- Timing of the 30-day period (two subgroups): Early or Late
- Clinical Grouping based on the reported principal diagnosis (twelve subgroups): Musculoskeletal Rehabilitation; Neuro/stroke Rehabilitation; Wounds; Medication Management, Teaching, and Assessment (MMTA) - Surgical Aftercare; MMTA - Cardiac and Circulatory; MMTA - Endocrine; MMTA - Gastrointestinal Tract and Genitourinary System; MMTA - Infectious Disease, Neoplasms, and Blood-forming Diseases; MMTA - Respiratory; MMTA- Other; Behavioral Health; or Complex Nursing Interventions
- Comorbidity Adjustment based on the reported secondary diagnoses (three subgroups): None, Low, or High
Information obtained from the OASIS assessment:
- Functional Impairment Level (three subgroups): Low, Medium, or High
In total, there are 2*2*12*3*3 = 432 possible case-mix adjusted payment groups.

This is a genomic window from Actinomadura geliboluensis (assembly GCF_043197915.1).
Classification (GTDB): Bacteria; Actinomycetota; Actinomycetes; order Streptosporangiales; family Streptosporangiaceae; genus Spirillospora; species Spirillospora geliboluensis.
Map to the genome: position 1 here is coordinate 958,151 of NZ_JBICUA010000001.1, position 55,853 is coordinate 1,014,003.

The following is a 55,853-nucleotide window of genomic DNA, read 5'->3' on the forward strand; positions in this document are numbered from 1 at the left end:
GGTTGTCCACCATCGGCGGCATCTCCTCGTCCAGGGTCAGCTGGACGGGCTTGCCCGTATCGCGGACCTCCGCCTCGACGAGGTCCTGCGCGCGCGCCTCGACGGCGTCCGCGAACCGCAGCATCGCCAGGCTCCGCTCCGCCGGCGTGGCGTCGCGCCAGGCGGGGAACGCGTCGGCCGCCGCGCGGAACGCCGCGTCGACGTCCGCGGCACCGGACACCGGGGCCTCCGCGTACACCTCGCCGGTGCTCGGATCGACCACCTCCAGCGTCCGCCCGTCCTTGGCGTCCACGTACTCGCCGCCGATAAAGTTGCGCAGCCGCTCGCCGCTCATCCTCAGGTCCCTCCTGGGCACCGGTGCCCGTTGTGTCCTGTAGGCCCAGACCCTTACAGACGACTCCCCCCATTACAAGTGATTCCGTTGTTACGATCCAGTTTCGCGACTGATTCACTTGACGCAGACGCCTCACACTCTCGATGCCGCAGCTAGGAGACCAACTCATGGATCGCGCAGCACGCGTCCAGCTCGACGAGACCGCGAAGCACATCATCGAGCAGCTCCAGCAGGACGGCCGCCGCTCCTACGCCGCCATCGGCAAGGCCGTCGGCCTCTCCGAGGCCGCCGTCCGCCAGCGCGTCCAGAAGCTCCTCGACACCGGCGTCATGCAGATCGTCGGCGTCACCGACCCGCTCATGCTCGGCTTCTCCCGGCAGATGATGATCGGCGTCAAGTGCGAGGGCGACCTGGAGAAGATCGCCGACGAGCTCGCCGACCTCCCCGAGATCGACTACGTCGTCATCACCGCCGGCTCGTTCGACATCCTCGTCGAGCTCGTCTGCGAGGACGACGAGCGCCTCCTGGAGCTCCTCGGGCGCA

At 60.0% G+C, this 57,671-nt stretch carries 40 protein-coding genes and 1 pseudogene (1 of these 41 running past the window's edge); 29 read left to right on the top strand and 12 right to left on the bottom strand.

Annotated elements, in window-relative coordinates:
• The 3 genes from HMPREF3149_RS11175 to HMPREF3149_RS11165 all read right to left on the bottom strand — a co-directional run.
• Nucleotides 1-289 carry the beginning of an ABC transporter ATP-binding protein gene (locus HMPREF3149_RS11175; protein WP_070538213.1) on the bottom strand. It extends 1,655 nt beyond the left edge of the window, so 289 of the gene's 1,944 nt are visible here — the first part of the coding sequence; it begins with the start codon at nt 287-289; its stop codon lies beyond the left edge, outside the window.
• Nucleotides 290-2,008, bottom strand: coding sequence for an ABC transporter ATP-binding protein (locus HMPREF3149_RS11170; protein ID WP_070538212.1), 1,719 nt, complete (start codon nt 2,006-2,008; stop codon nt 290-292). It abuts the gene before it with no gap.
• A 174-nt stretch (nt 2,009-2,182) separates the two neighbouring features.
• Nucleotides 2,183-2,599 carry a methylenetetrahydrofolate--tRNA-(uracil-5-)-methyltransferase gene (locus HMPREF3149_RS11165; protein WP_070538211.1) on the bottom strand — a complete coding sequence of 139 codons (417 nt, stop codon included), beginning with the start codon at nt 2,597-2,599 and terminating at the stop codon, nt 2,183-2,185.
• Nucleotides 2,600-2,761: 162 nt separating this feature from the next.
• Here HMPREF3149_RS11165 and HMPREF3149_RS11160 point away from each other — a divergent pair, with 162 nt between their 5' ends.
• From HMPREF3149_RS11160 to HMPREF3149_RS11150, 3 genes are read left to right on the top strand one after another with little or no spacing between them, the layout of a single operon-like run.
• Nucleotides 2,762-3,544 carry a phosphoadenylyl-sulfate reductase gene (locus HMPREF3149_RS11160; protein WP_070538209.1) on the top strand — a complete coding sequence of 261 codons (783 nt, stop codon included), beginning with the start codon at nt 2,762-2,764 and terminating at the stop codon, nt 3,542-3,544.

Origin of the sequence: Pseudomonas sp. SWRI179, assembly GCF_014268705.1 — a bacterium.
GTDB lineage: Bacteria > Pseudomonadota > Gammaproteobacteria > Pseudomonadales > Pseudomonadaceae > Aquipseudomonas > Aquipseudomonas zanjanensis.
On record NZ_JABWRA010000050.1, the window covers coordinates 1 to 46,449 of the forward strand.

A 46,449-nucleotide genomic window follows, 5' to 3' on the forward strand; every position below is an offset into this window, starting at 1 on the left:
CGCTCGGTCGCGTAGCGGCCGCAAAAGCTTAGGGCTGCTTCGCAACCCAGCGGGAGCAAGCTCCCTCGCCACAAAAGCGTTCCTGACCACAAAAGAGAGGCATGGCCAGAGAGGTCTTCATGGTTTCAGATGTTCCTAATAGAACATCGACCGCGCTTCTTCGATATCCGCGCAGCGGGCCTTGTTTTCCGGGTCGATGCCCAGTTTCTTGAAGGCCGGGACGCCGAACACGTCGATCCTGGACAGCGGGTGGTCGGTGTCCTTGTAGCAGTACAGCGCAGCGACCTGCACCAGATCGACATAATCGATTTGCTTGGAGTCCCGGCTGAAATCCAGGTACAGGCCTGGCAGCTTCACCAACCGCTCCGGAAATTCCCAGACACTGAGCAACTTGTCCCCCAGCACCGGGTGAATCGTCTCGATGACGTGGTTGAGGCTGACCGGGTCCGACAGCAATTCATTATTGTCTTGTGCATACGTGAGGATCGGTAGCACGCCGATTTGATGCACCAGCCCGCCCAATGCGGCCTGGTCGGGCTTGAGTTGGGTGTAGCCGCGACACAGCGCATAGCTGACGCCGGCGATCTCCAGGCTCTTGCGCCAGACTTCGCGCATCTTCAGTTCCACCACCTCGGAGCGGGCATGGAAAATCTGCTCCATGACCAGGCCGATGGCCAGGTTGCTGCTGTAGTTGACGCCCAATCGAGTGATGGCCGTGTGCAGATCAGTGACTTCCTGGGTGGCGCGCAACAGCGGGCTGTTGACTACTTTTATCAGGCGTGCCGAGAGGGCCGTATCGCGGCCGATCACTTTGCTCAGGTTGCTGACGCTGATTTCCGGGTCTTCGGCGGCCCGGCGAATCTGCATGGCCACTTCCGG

Outlier payments - Paying more for the care of the costliest beneficiaries
Additional payments will be made to the 30-day case-mix adjusted period and associated payments for beneficiaries who incur unusually large costs. These outlier payments will be made for periods of care where imputed cost exceeds a threshold amount for each case-mix group. The amount of the outlier payment will be a proportion of the amount of imputed costs beyond the threshold. Outlier costs will be imputed for each period of care by applying standard per-visit amounts to the number of visits by discipline (skilled nursing visits, or physical, speech-language pathology, occupational therapy, or home health aide services) reported on the claims. Total national outlier payments for home health services annually will be no more than 2.5 percent of estimated total payments under home health PPS.
For individuals under a home health plan of care, payment for all services (nursing, therapy, home health aides and medical social services) and routine and non-routine medical supplies, with the exception of certain injectable osteoporosis drugs, DME, and furnishing negative pressure wound therapy (NPWT) using a disposable device is included in the HH PPS base payment rates. HHAs must provide the covered home health services (except DME) either directly or under arrangement, and must bill for such covered home health services.